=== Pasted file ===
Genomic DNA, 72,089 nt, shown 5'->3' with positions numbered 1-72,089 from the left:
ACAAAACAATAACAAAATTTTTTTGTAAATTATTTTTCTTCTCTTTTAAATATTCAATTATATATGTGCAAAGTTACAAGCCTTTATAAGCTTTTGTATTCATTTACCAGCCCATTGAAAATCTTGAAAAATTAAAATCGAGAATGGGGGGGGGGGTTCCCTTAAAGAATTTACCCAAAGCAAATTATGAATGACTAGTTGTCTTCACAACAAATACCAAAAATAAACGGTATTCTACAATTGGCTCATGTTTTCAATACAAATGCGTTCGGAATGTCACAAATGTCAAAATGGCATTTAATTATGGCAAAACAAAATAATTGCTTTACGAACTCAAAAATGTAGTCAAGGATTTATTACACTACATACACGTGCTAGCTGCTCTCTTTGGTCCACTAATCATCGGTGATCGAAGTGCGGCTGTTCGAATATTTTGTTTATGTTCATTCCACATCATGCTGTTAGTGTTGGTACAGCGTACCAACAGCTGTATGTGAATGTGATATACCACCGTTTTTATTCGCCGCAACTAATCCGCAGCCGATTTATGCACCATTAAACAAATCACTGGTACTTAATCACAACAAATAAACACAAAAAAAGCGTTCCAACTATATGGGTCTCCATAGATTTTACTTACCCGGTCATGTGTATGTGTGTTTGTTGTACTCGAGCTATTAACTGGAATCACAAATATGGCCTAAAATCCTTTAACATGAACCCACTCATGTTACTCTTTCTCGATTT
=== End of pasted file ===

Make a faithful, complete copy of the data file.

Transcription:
Genomic DNA, 72,089 nt, shown 5'->3' with positions numbered 1-72,089 from the left:
ACAAAACAATAACAAAATTTTTTTGTAAATTATTTTTCTTCTCTTTTAAATATTCAATTATATATGTGCAAAGTTACAAGCCTTTATAAGCTTTTGTATTCATTTACCAGCCCATTGAAAATCTTGAAAAATTAAAATCGAGAATGGGGGGGGGGGTTCCCTTAAAGAATTTACCCAAAGCAAATTATGAATGACTAGTTGTCTTCACAACAAATACCAAAAATAAACGGTATTCTACAATTGGCTCATGTTTTCAATACAAATGCGTTCGGAATGTCACAAATGTCAAAATGGCATTTAATTATGGCAAAACAAAATAATTGCTTTACGAACTCAAAAATGTAGTCAAGGATTTATTACACTACATACACGTGCTAGCTGCTCTCTTTGGTCCACTAATCATCGGTGATCGAAGTGCGGCTGTTCGAATATTTTGTTTATGTTCATTCCACATCATGCTGTTAGTGTTGGTACAGCGTACCAACAGCTGTATGTGAATGTGATATACCACCGTTTTTATTCGCCGCAACTAATCCGCAGCCGATTTATGCACCATTAAACAAATCACTGGTACTTAATCACAACAAATAAACACAAAAAAAGCGTTCCAACTATATGGGTCTCCATAGATTTTACTTACCCGGTCATGTGTATGTGTGTTTGTTGTACTCGAGCTATTAACTGGAATCACAAATATGGCCTAAAATCCTTTAACATGAACCCACTCATGTTACTCTTTCTCGATTT